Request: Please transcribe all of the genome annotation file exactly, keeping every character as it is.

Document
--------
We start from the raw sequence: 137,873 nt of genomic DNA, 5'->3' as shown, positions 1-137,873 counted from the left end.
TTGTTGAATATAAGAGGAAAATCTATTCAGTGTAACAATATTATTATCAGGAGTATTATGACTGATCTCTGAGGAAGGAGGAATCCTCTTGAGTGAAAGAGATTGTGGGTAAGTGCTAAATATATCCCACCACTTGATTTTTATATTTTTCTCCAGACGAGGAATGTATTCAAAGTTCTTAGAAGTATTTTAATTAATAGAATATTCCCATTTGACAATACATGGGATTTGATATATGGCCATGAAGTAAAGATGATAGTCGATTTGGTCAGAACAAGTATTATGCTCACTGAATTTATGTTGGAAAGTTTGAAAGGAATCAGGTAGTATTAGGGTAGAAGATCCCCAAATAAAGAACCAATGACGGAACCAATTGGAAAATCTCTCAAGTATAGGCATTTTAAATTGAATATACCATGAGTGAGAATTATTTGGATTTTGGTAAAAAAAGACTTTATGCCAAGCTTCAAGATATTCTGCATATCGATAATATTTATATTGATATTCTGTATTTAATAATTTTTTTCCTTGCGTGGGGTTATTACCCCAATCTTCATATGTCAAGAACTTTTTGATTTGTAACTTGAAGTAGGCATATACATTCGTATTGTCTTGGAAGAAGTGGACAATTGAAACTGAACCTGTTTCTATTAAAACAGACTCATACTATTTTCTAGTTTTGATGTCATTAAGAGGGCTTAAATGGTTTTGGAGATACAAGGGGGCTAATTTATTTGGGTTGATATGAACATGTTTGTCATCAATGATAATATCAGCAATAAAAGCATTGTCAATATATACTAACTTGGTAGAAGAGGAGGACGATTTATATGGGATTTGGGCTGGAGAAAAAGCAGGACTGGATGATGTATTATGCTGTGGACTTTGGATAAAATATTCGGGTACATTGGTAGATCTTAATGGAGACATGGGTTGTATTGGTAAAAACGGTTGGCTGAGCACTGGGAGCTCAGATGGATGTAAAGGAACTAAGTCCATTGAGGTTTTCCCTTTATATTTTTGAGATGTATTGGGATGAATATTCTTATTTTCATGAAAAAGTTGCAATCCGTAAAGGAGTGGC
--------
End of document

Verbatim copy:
We start from the raw sequence: 137,873 nt of genomic DNA, 5'->3' as shown, positions 1-137,873 counted from the left end.
TTGTTGAATATAAGAGGAAAATCTATTCAGTGTAACAATATTATTATCAGGAGTATTATGACTGATCTCTGAGGAAGGAGGAATCCTCTTGAGTGAAAGAGATTGTGGGTAAGTGCTAAATATATCCCACCACTTGATTTTTATATTTTTCTCCAGACGAGGAATGTATTCAAAGTTCTTAGAAGTATTTTAATTAATAGAATATTCCCATTTGACAATACATGGGATTTGATATATGGCCATGAAGTAAAGATGATAGTCGATTTGGTCAGAACAAGTATTATGCTCACTGAATTTATGTTGGAAAGTTTGAAAGGAATCAGGTAGTATTAGGGTAGAAGATCCCCAAATAAAGAACCAATGACGGAACCAATTGGAAAATCTCTCAAGTATAGGCATTTTAAATTGAATATACCATGAGTGAGAATTATTTGGATTTTGGTAAAAAAAGACTTTATGCCAAGCTTCAAGATATTCTGCATATCGATAATATTTATATTGATATTCTGTATTTAATAATTTTTTTCCTTGCGTGGGGTTATTACCCCAATCTTCATATGTCAAGAACTTTTTGATTTGTAACTTGAAGTAGGCATATACATTCGTATTGTCTTGGAAGAAGTGGACAATTGAAACTGAACCTGTTTCTATTAAAACAGACTCATACTATTTTCTAGTTTTGATGTCATTAAGAGGGCTTAAATGGTTTTGGAGATACAAGGGGGCTAATTTATTTGGGTTGATATGAACATGTTTGTCATCAATGATAATATCAGCAATAAAAGCATTGTCAATATATACTAACTTGGTAGAAGAGGAGGACGATTTATATGGGATTTGGGCTGGAGAAAAAGCAGGACTGGATGATGTATTATGCTGTGGACTTTGGATAAAATATTCGGGTACATTGGTAGATCTTAATGGAGACATGGGTTGTATTGGTAAAAACGGTTGGCTGAGCACTGGGAGCTCAGATGGATGTAAAGGAACTAAGTCCATTGAGGTTTTCCCTTTATATTTTTGAGATGTATTGGGATGAATATTCTTATTTTCATGAAAAAGTTGCAATCCGTAAAGGAGTGGC